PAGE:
Davis J doubted whether Wayne Tank [1974] 1 QB 57 established any general principle, rather than establishing that “the proper construction of most exclusion clauses will in fact lead to a result that an insurer will avoid liability under an exclusion clause where one or more proximate causes of the loss falls within the clause”. [74]. His Honour referred to McCarthy v St Paul International Insurance co Ltd (2007) 157 FCR 402, where Allsop J said the true principle underlying the case was “the ascertainment and application of the contractual intentions of the parties”. [77].

As noted above, Davis J considered that the loss, being the damage caused by the body of water which entered the basement, had two causes: “the damage caused by the river water, and that by other water”. [80]. On its proper construction, his Honour held that the exclusion clause, assuming it otherwise applied, was engaged and would defeat the plaintiffs’ claim. [80].

The remaining issue for consideration in determining whether the exclusion clause applied was whether, on the facts of this case, the inundated area was “normally dry land”. [81]. It was argued on behalf of the plaintiffs that, on a proper construction of the flood exclusion, the “normally dry land” could not be the one and the same as the Property Insured”. [81]. Justice Davis rejected this submission, noting that there may be situations where at least part of the property was not “normally dry land” (eg where land had features such as creeks, dams, or a swimming pool). [83]. His Honour concluded:

“What is intended is to exclude liability in circumstances of ‘flood’. The flood exclusion does this by excluding liability where the loss is occasioned by or happens through the inundation of normally dry land which may include the premises insured. … Therefore, the entry of river water into the basement was entry of water into ‘normally dry land’.” [84].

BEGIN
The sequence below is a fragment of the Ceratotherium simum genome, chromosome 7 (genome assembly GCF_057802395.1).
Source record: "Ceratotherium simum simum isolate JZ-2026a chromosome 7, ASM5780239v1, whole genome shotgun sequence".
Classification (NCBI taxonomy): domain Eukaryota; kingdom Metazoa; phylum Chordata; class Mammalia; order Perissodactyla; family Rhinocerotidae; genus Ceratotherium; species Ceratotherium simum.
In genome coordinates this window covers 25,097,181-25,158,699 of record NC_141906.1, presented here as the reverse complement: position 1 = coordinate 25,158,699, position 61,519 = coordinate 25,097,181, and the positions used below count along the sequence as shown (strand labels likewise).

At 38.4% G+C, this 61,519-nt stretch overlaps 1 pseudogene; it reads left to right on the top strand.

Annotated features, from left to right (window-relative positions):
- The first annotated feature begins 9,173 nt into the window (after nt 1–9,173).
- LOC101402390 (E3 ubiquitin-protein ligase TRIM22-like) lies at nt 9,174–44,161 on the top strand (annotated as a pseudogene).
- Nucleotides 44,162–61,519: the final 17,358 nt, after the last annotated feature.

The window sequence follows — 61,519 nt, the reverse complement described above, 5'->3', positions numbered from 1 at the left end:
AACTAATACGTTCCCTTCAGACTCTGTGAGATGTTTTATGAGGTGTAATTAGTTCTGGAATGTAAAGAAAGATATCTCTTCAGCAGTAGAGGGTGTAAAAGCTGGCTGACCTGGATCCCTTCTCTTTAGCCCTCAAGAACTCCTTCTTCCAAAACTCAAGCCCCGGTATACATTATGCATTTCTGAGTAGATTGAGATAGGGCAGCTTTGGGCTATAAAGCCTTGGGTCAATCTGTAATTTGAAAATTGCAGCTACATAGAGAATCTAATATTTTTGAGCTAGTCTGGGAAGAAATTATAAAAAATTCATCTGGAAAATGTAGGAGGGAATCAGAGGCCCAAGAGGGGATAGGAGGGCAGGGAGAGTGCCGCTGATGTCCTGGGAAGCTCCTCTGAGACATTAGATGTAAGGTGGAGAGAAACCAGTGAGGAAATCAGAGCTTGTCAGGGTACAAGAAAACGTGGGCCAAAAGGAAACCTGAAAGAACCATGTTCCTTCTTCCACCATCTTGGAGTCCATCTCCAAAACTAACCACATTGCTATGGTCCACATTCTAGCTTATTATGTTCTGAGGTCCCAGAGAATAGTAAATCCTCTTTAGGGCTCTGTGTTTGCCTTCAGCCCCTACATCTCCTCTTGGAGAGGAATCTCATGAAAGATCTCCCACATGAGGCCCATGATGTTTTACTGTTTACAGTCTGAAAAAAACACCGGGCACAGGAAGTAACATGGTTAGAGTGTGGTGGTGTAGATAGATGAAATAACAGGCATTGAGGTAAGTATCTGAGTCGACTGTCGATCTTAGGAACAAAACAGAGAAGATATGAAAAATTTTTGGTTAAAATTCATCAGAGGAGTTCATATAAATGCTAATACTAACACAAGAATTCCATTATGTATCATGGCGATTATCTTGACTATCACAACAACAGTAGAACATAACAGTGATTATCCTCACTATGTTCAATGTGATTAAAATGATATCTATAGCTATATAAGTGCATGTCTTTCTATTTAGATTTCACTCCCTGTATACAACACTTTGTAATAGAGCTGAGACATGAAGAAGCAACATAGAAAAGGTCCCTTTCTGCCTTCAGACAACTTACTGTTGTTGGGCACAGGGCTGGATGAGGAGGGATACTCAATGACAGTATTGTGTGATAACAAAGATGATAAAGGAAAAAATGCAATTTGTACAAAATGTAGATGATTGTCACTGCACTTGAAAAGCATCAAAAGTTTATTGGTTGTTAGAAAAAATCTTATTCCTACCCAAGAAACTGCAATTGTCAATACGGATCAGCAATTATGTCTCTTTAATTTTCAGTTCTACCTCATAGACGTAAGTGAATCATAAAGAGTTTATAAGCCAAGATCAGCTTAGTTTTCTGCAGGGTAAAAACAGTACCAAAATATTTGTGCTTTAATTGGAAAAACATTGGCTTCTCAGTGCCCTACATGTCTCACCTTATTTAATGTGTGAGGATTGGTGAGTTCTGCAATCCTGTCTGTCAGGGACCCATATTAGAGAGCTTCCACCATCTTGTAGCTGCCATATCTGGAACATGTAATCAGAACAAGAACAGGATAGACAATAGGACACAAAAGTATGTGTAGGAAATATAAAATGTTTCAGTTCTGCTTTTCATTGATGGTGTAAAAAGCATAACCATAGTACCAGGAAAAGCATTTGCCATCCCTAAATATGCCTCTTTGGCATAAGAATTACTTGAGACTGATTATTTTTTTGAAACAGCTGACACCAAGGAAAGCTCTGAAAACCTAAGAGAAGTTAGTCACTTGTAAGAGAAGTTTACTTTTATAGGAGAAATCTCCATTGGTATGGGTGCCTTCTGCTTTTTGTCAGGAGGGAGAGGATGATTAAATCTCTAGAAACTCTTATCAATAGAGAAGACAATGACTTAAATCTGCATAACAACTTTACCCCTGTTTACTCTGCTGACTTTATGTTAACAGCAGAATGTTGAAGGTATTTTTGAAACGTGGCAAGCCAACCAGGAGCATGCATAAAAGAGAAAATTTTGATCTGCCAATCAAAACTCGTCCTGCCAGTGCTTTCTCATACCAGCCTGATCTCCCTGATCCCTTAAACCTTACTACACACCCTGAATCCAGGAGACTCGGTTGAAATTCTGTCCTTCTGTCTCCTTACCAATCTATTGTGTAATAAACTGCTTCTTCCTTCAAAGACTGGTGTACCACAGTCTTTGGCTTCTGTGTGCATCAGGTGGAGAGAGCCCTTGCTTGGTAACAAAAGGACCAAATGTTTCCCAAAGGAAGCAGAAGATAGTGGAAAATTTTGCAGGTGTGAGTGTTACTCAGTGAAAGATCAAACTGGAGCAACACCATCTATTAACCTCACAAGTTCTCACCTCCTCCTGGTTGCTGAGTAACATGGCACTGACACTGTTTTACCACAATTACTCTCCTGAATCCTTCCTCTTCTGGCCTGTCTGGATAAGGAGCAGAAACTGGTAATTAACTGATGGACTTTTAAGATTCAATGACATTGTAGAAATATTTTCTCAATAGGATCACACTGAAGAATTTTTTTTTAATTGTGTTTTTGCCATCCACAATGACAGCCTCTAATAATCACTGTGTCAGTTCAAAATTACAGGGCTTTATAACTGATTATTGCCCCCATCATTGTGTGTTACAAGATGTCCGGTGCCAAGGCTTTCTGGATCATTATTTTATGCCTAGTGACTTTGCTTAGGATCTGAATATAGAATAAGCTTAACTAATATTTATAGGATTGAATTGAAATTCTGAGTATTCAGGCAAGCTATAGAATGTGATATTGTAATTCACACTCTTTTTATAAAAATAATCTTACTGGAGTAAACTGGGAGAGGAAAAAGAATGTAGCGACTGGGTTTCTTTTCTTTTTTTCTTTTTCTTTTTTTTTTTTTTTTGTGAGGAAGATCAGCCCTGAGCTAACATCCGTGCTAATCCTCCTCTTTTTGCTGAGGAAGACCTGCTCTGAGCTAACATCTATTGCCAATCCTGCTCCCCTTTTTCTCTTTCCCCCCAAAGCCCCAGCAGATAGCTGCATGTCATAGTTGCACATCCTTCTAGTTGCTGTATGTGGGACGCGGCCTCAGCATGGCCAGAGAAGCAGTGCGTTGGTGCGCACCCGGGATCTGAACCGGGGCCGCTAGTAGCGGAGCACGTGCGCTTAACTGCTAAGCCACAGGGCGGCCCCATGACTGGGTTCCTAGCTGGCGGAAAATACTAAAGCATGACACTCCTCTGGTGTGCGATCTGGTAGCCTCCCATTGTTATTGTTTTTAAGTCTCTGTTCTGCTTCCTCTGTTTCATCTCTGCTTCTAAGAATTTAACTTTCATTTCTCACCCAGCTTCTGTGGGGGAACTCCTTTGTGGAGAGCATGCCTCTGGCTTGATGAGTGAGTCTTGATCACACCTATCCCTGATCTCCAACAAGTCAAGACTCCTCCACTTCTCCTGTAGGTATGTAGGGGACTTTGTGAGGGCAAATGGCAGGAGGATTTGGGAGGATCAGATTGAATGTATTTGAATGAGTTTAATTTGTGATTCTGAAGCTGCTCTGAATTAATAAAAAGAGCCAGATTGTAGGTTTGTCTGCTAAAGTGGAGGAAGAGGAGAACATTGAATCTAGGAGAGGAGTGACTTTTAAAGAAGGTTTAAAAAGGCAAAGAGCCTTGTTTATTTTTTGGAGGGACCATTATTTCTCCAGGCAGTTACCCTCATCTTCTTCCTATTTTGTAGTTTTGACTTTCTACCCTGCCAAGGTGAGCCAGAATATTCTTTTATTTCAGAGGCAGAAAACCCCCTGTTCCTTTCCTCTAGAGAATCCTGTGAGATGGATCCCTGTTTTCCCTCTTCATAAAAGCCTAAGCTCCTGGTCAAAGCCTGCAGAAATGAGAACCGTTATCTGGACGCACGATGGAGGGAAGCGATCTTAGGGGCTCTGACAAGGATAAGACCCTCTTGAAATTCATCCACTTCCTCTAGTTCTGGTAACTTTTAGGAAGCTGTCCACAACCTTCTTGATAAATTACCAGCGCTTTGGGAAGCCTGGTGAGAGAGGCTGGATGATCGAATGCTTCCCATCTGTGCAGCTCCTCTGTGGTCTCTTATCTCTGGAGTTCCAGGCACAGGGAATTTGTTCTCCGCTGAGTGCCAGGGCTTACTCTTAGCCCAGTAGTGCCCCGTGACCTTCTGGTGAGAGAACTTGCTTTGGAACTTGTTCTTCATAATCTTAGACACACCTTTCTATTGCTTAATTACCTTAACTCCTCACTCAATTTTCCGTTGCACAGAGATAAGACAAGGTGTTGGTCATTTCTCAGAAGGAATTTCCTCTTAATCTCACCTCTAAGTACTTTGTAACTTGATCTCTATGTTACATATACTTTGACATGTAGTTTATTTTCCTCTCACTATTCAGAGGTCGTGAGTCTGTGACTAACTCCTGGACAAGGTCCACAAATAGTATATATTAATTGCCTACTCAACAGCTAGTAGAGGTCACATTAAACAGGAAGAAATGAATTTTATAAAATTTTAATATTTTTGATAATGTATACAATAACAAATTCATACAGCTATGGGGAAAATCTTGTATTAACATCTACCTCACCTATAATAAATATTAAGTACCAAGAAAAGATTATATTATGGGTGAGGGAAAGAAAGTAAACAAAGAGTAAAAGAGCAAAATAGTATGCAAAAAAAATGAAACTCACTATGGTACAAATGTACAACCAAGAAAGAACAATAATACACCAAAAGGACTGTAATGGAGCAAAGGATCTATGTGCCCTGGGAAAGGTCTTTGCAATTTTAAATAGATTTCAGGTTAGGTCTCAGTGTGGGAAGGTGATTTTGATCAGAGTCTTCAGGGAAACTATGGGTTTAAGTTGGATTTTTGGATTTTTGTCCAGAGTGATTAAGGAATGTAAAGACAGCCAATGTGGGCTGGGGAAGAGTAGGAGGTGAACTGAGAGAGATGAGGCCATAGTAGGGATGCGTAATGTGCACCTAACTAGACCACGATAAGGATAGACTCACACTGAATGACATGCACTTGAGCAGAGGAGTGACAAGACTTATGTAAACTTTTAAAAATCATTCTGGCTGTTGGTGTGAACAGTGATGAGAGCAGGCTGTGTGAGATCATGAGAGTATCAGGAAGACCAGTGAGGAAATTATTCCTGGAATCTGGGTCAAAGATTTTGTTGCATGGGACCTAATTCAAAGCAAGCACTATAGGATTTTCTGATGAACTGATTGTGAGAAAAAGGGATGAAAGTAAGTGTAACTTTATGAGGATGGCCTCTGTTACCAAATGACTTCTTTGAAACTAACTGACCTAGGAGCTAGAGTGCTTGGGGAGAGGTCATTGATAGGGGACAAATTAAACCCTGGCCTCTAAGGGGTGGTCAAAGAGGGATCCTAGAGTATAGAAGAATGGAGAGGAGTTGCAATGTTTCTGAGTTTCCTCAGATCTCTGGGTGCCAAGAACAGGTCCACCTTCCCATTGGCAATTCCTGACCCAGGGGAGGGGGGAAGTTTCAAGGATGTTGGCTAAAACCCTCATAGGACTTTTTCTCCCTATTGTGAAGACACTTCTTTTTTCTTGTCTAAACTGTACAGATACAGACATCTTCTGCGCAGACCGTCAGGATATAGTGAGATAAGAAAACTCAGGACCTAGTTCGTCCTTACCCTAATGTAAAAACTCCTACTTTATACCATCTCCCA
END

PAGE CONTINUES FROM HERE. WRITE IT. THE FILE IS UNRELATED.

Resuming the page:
While this was sufficient to dispose of the issue, his Honour also rejected a submission that the subterranean soils were not “normally dry”. [86]. Likewise, his Honour rejected the submission that the leakage into the subterranean soils was not relevantly “inundation” within the meaning of the exclusion. [86], [92].

As for the requirement that inundation be caused “by water escaping or released from the normal confines of any natural water course”, his Honour noted that the “Brisbane River is obviously a natural water course”. [94]. His Honour then considered whether river water which was in the river but had moved up the pipes and into the subterranean soils and ultimately into the basement of the premises was water “escaping [the river]”. [95].

The plaintiffs had relied upon the decision in LMT Surgical Pty Ltd v Alliance Australia Insurance Ltd [2014] 2 Qd R 118, in which Jackson J had held that a similar flood exclusion clause applied only to damage done by water that had flowed over the banks. [104]. However, importantly, the flood exclusion in that case applied to water that was “overflowing from the confines of [the river]”. [105]. Here, the flood exclusion applied to “water escaping from the normal confines of [the river]”. [105]. The river water had entered the subterranean soils between the pipes and the basement wall and entered the basement. [106]. Accordingly, “the water was ‘escaping from the confines of [the river]’ and inundated ‘normally dry land’, namely the subterranean soils and the basement of the premises”. [106].

His Honour therefore held that the plaintiffs’ claims were excluded by the flood exclusion. [112].

J English